State policymakers should consider the following actions to ensure that parents have a scoreboard that provides clear and accurate information about how students and schools are doing:

  • Restore the report card rating scale that was in place up until this year. Ensure that any future changes to the report card are made in a transparent and publicly accountable manner by a) creating an accountability commission that includes parents, educators and other stakeholders; and b) adopting any changes through the administrative rulemaking process typically used by DPI, which mandates public input, sets out a timeline that prevents last-minute changes and includes legislative oversight.
  • Change state law to reduce the extreme weight that report cards give to student growth over achievement. Wisconsin should align itself more closely with the majority of states, which weigh growth at 1-2 times the importance of achievement.

This matters a lot – especially now

Right now, the scoreboard says most Milwaukee kids are losing. Even though some schools received higher report card ratings based on the easier scoring criteria, at least four out of five Milwaukee students are not performing at grade level. Black students, students with disabilities and students from low-income households are all disproportionately represented in this group.

These are uncomfortable truths, but to quote James Baldwin, “Nothing can be changed until it is faced.”

More than ever, parents, caregivers and other stakeholders in our K-12 education ecosystem need to be able to understand exactly how Milwaukee students and schools are performing. State officials must fix the scoreboard so parents can make smart choices for their children and hold those in power accountable for ensuring our city’s students and schools recover and thrive.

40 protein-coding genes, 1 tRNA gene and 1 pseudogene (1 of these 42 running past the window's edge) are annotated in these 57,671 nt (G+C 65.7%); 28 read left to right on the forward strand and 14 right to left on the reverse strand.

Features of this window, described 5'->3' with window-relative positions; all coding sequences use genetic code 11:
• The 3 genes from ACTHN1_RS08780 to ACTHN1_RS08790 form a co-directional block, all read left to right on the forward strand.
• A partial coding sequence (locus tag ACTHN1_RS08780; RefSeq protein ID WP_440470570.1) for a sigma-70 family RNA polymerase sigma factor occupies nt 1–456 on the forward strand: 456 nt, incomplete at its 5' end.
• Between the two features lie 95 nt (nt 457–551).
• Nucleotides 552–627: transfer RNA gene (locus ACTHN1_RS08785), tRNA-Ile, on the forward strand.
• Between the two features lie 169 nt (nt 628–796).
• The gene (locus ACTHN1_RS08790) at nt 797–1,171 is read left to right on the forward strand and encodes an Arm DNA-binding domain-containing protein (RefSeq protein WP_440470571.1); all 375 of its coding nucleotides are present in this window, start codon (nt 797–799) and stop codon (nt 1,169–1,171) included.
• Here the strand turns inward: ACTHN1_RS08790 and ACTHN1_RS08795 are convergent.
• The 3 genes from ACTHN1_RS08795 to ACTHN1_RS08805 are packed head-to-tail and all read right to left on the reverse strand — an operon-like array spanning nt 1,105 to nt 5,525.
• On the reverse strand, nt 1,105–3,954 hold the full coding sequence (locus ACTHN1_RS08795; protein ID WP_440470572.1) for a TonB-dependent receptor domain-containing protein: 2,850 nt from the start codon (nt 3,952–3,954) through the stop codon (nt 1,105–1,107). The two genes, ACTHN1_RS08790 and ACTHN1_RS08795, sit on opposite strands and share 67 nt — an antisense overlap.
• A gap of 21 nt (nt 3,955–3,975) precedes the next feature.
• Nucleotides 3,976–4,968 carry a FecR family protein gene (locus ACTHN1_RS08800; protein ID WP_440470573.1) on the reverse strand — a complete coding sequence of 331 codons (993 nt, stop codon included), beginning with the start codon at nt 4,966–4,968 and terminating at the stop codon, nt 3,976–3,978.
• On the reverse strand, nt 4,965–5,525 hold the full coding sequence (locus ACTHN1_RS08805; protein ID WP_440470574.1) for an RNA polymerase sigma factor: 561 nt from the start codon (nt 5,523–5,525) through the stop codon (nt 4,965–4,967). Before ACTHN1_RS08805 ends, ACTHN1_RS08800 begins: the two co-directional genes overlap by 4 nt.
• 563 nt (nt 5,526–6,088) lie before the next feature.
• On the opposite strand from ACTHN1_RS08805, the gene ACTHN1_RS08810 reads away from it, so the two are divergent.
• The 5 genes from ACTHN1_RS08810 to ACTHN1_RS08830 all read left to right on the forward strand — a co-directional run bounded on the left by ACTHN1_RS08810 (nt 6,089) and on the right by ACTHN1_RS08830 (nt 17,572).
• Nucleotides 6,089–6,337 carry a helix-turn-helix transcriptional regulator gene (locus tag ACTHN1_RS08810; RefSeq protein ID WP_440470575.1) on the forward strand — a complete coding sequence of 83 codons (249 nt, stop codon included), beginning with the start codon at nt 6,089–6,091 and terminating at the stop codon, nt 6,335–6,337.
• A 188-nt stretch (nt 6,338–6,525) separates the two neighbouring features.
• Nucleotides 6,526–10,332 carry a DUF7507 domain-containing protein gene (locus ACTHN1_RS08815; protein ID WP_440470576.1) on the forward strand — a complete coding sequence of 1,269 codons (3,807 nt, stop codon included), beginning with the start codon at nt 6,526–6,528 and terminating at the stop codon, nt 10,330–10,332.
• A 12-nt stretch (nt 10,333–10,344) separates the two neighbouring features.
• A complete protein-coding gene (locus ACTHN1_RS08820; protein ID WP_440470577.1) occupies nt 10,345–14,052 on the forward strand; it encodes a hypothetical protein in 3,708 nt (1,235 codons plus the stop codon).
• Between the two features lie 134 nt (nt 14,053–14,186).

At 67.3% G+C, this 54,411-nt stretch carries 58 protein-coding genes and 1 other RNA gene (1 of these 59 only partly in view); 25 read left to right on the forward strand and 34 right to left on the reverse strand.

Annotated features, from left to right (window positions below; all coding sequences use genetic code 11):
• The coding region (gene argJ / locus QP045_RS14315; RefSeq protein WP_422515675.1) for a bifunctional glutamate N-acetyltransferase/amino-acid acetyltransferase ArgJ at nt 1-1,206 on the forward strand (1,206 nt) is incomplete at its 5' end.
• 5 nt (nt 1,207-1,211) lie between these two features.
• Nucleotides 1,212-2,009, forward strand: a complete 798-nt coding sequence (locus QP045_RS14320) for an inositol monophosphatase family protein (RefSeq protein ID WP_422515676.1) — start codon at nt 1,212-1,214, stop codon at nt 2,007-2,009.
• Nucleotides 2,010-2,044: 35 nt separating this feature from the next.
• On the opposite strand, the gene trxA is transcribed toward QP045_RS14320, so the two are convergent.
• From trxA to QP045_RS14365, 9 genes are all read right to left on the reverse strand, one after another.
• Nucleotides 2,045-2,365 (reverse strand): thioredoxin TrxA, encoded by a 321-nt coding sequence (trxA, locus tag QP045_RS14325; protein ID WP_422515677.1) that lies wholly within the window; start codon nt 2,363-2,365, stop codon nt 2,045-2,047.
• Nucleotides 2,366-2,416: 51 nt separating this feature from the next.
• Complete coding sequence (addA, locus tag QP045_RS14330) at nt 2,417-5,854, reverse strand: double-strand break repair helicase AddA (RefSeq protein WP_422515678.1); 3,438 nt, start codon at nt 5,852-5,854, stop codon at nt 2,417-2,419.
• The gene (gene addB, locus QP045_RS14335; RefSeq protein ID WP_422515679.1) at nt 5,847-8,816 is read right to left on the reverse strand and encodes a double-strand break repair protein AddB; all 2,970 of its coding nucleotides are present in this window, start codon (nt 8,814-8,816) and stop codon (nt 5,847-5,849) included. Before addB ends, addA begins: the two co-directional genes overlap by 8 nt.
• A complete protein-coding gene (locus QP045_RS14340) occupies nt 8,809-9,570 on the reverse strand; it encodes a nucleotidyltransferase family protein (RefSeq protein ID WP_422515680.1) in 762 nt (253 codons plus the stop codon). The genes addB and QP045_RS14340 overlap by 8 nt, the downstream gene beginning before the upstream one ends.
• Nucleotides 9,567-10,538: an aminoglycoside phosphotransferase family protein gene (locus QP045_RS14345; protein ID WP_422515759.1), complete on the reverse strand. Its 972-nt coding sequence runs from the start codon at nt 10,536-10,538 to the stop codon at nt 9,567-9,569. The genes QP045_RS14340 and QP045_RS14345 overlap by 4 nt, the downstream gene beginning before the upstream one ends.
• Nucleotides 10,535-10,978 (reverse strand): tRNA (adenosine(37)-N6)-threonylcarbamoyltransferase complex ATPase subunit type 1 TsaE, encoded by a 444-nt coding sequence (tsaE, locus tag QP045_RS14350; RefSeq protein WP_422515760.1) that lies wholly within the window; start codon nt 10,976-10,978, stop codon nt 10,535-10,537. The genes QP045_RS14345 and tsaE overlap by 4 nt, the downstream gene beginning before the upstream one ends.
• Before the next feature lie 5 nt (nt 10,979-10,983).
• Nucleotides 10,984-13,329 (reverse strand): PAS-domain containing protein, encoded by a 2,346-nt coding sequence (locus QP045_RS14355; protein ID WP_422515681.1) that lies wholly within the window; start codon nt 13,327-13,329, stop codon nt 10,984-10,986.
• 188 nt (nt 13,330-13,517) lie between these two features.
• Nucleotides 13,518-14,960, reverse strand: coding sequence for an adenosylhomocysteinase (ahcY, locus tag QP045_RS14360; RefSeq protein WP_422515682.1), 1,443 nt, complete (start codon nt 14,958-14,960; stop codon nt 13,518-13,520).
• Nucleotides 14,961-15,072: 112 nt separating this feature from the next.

Isral DeBruin, Colleston Morgan and Spencer Schien are on the staff of City Forward Collective, a Milwaukee nonprofit dedicated to eliminating inequities in education and ensuring every child has the opportunity to attend a high-quality school. For more information, visit

3 thoughts on “Op Ed: State School Report Cards Bend the Truth”

  1. Mingus says:

    These authors think that making kids good standardized test takers is the key to success as adults. The standard test taking driven curriculums in schools most often lacks meaningful student engagement while minimizing critical thinking and problem solving skills and limiting teacher creativity in instruction.

  2. israldebruin says:

    Wrong, Mingus. These authors (of which I am one) think standardized test scores are just one limited and insufficient — but still valuable — piece of information by which to discern some important things about school quality and student learning. We agree with you that an over-emphasis on standardized testing is bad for kids and teachers alike. However, we don’t think it’s too much to ask that we periodically assess whether students are being well-served by their schools so educators, parents, and policymakers can make smart decisions.

  3. Mingus says:

    I agree with at the author that the periodic assessments of students is part of any educational problem. The issue I have with the State Report Cards and Standardized testing is that these are weaponized by Republicans in the legislature as excuses to underfund public education and to justify dismantling local school systems like Milwaukee and Racine so that school choice and private charter schools can expand.